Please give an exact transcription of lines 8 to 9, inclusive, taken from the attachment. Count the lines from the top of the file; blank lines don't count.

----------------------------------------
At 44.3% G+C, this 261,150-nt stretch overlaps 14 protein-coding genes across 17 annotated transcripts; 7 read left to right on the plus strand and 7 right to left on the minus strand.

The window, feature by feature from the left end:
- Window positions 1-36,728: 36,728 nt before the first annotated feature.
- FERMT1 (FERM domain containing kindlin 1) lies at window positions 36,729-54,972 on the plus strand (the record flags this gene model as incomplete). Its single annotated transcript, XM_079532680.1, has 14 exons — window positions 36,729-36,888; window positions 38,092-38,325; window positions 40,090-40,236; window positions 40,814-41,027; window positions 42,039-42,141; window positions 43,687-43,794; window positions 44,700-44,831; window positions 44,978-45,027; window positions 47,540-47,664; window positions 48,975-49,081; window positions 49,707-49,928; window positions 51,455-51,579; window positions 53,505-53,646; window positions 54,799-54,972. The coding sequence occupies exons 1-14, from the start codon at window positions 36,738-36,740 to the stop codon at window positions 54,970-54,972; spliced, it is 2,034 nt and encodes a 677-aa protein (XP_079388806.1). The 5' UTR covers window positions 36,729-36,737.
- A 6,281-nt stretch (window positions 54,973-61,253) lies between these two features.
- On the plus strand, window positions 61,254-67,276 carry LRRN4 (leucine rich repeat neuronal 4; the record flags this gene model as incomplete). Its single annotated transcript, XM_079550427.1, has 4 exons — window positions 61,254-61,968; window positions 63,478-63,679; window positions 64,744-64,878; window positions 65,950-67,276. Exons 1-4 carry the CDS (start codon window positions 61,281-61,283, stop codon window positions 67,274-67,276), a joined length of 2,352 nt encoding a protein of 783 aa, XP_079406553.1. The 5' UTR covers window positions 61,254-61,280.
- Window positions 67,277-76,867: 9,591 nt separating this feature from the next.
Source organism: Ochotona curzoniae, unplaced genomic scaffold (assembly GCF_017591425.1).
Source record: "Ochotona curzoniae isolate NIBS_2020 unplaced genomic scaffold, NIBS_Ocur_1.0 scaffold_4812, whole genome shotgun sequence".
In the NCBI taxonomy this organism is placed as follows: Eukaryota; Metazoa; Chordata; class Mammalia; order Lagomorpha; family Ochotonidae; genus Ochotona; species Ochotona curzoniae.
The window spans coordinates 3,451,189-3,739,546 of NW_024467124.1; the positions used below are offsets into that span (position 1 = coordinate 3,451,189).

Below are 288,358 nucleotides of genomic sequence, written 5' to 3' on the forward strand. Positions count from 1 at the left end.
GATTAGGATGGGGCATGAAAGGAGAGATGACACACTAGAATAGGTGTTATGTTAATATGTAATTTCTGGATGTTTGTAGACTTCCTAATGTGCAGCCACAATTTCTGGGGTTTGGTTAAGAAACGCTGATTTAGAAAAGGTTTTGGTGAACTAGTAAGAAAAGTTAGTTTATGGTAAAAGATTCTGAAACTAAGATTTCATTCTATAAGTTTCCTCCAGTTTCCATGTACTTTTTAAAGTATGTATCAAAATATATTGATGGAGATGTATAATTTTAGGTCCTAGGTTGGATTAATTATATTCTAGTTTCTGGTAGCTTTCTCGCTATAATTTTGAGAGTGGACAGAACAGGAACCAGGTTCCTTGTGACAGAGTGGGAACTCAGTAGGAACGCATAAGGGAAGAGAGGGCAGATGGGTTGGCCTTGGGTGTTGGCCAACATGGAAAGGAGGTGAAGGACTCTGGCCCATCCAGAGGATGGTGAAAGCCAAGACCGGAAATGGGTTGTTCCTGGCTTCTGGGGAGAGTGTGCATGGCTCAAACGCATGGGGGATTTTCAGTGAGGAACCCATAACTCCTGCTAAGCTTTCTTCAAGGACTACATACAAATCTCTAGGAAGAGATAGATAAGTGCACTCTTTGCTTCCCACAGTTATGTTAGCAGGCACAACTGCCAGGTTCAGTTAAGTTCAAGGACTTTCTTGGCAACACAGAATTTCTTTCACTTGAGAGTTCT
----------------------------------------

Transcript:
Source organism: Ochotona curzoniae, unplaced genomic scaffold (assembly GCF_017591425.1).
Source record: "Ochotona curzoniae isolate NIBS_2020 unplaced genomic scaffold, NIBS_Ocur_1.0 scaffold_4812, whole genome shotgun sequence".